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Cost reduction, CRINE, and the UK Continental Shelf

23.04.2014 / Energyboardroom

In the early 1990s, in the face of punishingly low oil prices of USD 12 a barrel, a new mantra emerged -CRINE. This stood for Cost Reduction In the New Era. This was a collaborative effort to find ways of reducing waste and inefficiency in platform construction and had a radical impact on the safety, efficiency and economics of developing and operating oil and gas fields in the North Sea. But are CRINE’s critics right to highlight it as a reason for falling efficiency in the North Sea?

The publication of the CRINE Report in 1994 saw recommendations for functional rather than prescriptive specifications, shared working practices, a sole industry body for prequalification and a reduction in paperwork through the procurement process. Acting on these objectives, the industry was able to reduce costs by 40 percent.

The drive allowed access to assets previously considered uneconomic, and meant mature assets at that time were kept in operation.

With many commentators in the North Sea highlighting cost inflation as a particular problem, some might think that the time is right for another CRINE wave.

There is evidence that platforms still in production from before the CRINE era are actually more efficient than those built with the cost-cutting initiative in mind. Production efficiency has fallen close to 20 percent since 2005.

Data indicates that a platform’s age is not a direct indicator of its production efficiency. Indeed, some industry commentators have gone as far as stating that CRINE platforms are less efficient, and even less safe. Platforms originating in the CRINE era include: Andrew, Harding, Piper B, Scott, Alba and Britannia.

Malcolm Webb of OGUK stated to Energy Boardroom that he did not expect companies to get tough on costs whilst the price of oil remained relatively comfortably around USD 100 per barrel. However, at the moment, oil companies are in the bind of suffering rising prices and falling production efficiencies. Something does need to change.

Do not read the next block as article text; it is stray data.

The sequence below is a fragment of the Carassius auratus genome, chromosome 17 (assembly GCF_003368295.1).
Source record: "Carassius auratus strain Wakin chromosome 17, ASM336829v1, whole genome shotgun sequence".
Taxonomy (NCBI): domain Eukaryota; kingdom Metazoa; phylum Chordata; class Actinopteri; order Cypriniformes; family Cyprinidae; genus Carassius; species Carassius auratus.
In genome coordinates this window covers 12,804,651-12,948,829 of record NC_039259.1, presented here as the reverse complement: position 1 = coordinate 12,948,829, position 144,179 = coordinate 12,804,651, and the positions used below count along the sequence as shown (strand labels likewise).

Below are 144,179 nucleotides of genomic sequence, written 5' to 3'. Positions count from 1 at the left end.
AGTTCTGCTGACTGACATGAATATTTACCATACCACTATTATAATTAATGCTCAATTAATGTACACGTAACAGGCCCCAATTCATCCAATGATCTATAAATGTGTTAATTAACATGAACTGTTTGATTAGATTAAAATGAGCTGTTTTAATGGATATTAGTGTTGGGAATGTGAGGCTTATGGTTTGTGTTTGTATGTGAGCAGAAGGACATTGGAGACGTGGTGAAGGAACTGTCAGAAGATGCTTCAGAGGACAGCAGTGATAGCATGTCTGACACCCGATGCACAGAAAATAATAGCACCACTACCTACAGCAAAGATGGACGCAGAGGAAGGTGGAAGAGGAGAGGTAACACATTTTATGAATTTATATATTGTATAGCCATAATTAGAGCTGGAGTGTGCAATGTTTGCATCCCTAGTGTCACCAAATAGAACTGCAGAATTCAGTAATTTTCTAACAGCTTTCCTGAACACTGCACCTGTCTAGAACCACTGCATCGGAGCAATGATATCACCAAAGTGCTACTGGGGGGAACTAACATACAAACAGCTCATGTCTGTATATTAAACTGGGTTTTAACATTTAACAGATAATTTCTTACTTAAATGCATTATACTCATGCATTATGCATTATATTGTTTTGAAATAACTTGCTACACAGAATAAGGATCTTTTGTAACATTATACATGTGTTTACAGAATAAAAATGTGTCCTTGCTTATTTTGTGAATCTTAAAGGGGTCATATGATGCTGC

Cutting costs as harshly as CRINE required may indeed have caused a reduction in efficiency, and restoration of production efficiencies to levels seen ten years ago will require extensive investment in new infrastructure and repair of existing infrastructure and aging assets.

To achieve this improvement, producers need to plan. Planning can improve work patterns and directing labor to where it is most needed represents a key route to improving productivity in the North Sea. This relies on access to information and the knowledge of how to act on information.

Any deficiency in CRINE was likely caused by a lack of data and information. In the context of the low oil prices on the 1990s, predicting a period of relatively stable, high oil prices within the lifespan of the assets being installed at that point may have seemed like a less than safe bet.

Whilst one can learn lessons from the cost-cutting imperative launched by CRINE at the detriment of other considerations on platforms, one must consider that the North Sea is now so integrated that any solution to increasing production must consider working across multiple assets, of varying age and integrity.

The CRINE report itself, now twenty years old, also still lends itself to more contemporary themes in the North Sea: those of cooperation and collaboration by emphasizing shared working practices and recommending a sole body overseeing prequalification. This imperative to work collectively is something stressed in the recent Wood Review.

Clustered patterns of production and further third party tie-ins will have to deal with the issue of equitable reward for the maintenance of infrastructure in the UKCS. Whilst CRINE can be cited as a reason for reduced productivity in some platforms, any answer to the UKCS’ efficiency crisis will have to be more holistic than simply targeting any singular platform. Key qualities of any solution delivering real progress will include a comprehensive outlook, collaborative ambition and be created with a resilience to changes in future circumstances.

Article by Fraser Wallace

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